When Philadelphia Eagles head coach Doug Pederson benched Jalen Hurts against Washington on Sunday Night Football, Mike Holmgren got an uneasy feeling.
“I kind of squinted and I’m going, ‘Awww, jeez, don’t do that,’” the former NFL coach and Super Bowl champion said on The Zach Gelb Show. “That was my first thought. You’re playing to win every game. You made a switch to Hurts during the season, which proved to be a little problematic for you as a coach, so don’t compound the problem. He said he had reasons, and I trust him. Doug’s a good guy and a good coach, but I wish he hadn’t done that.”
Can Pederson salvage the locker room?
“I think if anyone can fix it, he can,” Holmgren said. “I think he has a good relationship with his players, but they’re mad. I get that.”
The Eagles (4-12), who finished with their worst record since 2012, improved their draft stock with the loss and will pick sixth in the 2021 NFL Draft. But that doesn’t make tanking okay.
“I’ve been in some seasons where things weren’t going well, but you’re battling like crazy,” Holmgren said. “You’re not thinking about draft choices. You’re not doing any of that stuff, unless the owner would say, ‘Listen, this is what I would like you to do.’ In which case I would quit – because that’s not how it’s done.”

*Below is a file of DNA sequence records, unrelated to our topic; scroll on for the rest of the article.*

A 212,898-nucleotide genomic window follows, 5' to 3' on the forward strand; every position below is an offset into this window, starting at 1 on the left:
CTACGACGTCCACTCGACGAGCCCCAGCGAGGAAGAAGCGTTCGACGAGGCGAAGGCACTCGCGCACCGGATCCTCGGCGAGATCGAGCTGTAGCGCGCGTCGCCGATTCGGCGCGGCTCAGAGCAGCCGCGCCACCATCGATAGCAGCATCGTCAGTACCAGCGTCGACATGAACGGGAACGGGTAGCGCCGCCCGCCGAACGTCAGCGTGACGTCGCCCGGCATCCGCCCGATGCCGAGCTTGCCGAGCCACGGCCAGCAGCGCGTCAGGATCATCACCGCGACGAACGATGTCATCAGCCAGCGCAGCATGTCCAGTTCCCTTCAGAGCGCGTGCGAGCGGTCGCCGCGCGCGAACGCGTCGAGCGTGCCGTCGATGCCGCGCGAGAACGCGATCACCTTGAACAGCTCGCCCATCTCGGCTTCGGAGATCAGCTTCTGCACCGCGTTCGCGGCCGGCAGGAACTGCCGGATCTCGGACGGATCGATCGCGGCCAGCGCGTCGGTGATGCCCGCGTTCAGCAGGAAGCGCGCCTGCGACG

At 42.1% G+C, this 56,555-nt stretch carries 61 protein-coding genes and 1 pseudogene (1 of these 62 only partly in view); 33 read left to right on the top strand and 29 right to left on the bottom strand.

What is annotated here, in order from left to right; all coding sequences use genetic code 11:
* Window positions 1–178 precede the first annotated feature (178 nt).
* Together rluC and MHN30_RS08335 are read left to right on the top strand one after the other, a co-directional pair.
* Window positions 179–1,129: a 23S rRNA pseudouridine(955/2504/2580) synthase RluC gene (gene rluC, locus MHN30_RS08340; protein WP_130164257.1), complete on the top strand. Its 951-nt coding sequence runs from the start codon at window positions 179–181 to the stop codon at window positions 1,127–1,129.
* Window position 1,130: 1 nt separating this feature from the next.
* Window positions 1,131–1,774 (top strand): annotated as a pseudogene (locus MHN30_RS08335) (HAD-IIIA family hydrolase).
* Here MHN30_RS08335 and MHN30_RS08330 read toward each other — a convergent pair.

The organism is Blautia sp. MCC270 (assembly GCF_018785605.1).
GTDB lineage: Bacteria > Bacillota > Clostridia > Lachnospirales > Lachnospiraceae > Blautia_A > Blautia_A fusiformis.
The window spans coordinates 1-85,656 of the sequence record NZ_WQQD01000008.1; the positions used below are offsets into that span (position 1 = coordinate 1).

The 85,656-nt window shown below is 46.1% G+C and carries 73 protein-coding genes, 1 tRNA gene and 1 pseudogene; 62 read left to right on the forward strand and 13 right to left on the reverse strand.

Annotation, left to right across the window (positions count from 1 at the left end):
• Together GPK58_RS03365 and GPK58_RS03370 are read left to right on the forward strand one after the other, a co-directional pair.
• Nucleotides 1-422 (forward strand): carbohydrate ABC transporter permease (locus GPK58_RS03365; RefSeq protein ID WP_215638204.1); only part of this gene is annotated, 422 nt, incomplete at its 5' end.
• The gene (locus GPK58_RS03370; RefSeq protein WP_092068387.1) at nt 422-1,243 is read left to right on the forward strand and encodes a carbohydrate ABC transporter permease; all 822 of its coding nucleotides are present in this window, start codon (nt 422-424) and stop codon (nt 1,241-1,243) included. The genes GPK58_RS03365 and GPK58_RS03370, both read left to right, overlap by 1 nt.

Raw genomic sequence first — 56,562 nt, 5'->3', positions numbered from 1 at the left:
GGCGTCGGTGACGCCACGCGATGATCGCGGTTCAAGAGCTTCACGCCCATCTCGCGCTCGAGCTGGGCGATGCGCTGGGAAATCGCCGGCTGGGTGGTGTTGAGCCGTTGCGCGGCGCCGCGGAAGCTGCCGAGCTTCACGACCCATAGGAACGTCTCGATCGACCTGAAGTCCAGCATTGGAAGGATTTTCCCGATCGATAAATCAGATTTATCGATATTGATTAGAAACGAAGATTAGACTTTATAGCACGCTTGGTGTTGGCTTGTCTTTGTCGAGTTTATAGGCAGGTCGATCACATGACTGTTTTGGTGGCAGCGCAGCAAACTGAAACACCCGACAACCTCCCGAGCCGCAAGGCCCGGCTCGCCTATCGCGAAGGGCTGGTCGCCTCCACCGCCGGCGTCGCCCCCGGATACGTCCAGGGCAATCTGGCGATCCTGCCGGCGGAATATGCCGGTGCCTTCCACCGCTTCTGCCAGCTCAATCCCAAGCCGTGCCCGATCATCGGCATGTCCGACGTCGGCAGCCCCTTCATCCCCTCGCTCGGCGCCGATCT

Holmgren believes Pederson should meet with the nucleus of the team and hear them out.
“Let them talk and then you explain yourself,” Holmgren said. “But Doug can do that. He’ll get them back on his side, I believe. But like I said, I was squinting when it happened and I wish he hadn’t done it.”
As for the team’s starting quarterback next season, Holmgren doesn’t think the Eagles should give up on Carson Wentz just yet.
“Personally, I like Carson Wentz a lot,” he said. “I liked him coming out. I like when I watch him play most of the time. I think I can fix every quarterback that ever lived, that’s my problem. But I think there are some things he has to work on, and you just have to be firm about it. You talk about my time with Brett Favre or Matt Hasselbeck or Steve Young or any of the guys I had the privilege of coaching, there was a lot of tough love going on. But at the end, they knew I loved them, so I was trying to help them.”
Wentz’s biggest issue, Holmgren says, is decision-making.
“Skill-wise, I think he’s got what it takes,” Holmgren said. “I really do. Now, is he willing to trust the play-caller, the head coach – what kind of relationship do you have? If all of a sudden you don’t think he’s listening anymore, then that’s not good. That doesn’t work.”